Art & Culture

Taylor Lautner is the guy in Twilight who turns into a wolf. As Life After Twilight looms large, he embarks on a new role as the guy who takes his shirt off and runs around a lot. Although, to be fair, as chase movies go, I’ve seen worse.

Nathan (Lautner) is in high school, and lives with his parents (Jason isaacs and Maria Bello). He’s happy, but deep down, he feels as though he doesn’t belong. Don’t all teenagers? asks psychiatrist/buddy Siogourney Weaver. Yes, but Nathan has a reason to feel different. Cruising a missing children website one evening with the girl he fancies (for a class project, since you ask), he finds a picture of someone who could be him, and then subsequently discovers that he is indeed not who he thinks he is. And so he and Karen go on the run together, pursued by a nasty Serbian dude, and a CIA guy (Alfred Molina) who may not be 100% trustworthy.

I expect John Singleton is tired of being reminded that he made Boyz N The Hood 20 years ago, but he did, and since it’s the only really good film he’s ever made, then he deserves to be reminded. Since then, he’s made routine thrillers, of which this is yet another one. As post-Twilight films go, it’s less charming than Robert Pattinson’s effort – Water For Elephants – but Lautner is a young man with few facial expressions, whose appeal to young women is a mystery. However, he does what’s needed when it comes to running and jumping, and even delivering semi-articulate if not very original dialogue.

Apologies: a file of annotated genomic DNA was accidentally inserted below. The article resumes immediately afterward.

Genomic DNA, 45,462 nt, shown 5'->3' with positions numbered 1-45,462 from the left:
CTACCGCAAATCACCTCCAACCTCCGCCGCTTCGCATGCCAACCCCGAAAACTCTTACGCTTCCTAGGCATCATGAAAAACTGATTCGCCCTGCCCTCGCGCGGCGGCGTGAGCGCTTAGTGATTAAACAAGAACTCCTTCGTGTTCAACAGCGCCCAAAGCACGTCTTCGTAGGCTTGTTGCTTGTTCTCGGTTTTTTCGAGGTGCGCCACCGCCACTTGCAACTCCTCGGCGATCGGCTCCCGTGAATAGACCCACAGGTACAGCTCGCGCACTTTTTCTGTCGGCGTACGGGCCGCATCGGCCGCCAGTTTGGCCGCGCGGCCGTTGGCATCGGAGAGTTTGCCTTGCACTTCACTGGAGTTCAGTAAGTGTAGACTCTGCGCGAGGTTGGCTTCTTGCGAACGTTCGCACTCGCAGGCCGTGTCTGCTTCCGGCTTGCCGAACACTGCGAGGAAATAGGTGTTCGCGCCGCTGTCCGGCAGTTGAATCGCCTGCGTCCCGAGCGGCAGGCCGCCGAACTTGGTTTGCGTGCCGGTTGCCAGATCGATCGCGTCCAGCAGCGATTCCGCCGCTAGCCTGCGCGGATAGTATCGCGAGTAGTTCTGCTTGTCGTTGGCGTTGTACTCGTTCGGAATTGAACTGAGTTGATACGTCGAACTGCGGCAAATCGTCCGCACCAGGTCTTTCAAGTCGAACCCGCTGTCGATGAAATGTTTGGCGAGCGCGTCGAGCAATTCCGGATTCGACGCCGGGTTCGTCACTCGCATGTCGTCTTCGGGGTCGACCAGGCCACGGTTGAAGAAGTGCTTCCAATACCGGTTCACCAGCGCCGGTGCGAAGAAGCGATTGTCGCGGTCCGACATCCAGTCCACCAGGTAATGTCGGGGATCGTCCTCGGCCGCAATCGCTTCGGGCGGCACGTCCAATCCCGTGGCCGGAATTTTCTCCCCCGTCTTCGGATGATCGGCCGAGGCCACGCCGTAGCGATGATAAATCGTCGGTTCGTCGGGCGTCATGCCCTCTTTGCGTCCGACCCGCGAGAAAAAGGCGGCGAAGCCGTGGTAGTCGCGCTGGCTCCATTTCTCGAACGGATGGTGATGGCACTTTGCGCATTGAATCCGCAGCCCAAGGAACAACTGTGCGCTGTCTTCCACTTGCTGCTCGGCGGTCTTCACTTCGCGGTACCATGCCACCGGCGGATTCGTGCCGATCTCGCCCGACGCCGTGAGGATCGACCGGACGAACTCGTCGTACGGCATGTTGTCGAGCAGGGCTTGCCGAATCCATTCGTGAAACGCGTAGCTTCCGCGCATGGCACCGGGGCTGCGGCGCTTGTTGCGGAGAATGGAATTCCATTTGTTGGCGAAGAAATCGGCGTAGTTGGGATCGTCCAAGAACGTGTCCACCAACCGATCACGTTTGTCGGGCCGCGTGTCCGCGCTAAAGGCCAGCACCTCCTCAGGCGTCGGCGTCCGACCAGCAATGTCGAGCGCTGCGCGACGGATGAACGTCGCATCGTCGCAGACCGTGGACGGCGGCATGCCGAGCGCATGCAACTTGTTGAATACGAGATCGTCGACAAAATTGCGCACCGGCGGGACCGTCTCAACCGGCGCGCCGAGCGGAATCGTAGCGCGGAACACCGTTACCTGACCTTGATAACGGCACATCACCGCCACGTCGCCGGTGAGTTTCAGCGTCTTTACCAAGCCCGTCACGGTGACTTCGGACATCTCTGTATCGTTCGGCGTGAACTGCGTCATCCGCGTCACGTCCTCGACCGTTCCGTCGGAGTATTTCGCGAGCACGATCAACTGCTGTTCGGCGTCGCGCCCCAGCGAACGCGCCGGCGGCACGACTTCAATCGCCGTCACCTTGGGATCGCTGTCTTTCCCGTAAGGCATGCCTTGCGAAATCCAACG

Wisely, he has been surrounded by skilled and experienced actors (see above) who give the film a veneer of class that it doesn’t really earn. But given that the film is aimed squarely at an audience who are primed to thrill at the sight of Taylor with or without shirt (and he mostly keeps it on), then I wouldn’t quibble with the outcome. It is almost never outright dull, the two leads are a likeable enough pair, and if it reminds us of better films like The 39 Steps and The Fugitive, then so be it. The plot, by the way, is absurd, and makes no sense, and nobody is actually abducted, but let’s not be picky.


Philip Raby

Front Row Films

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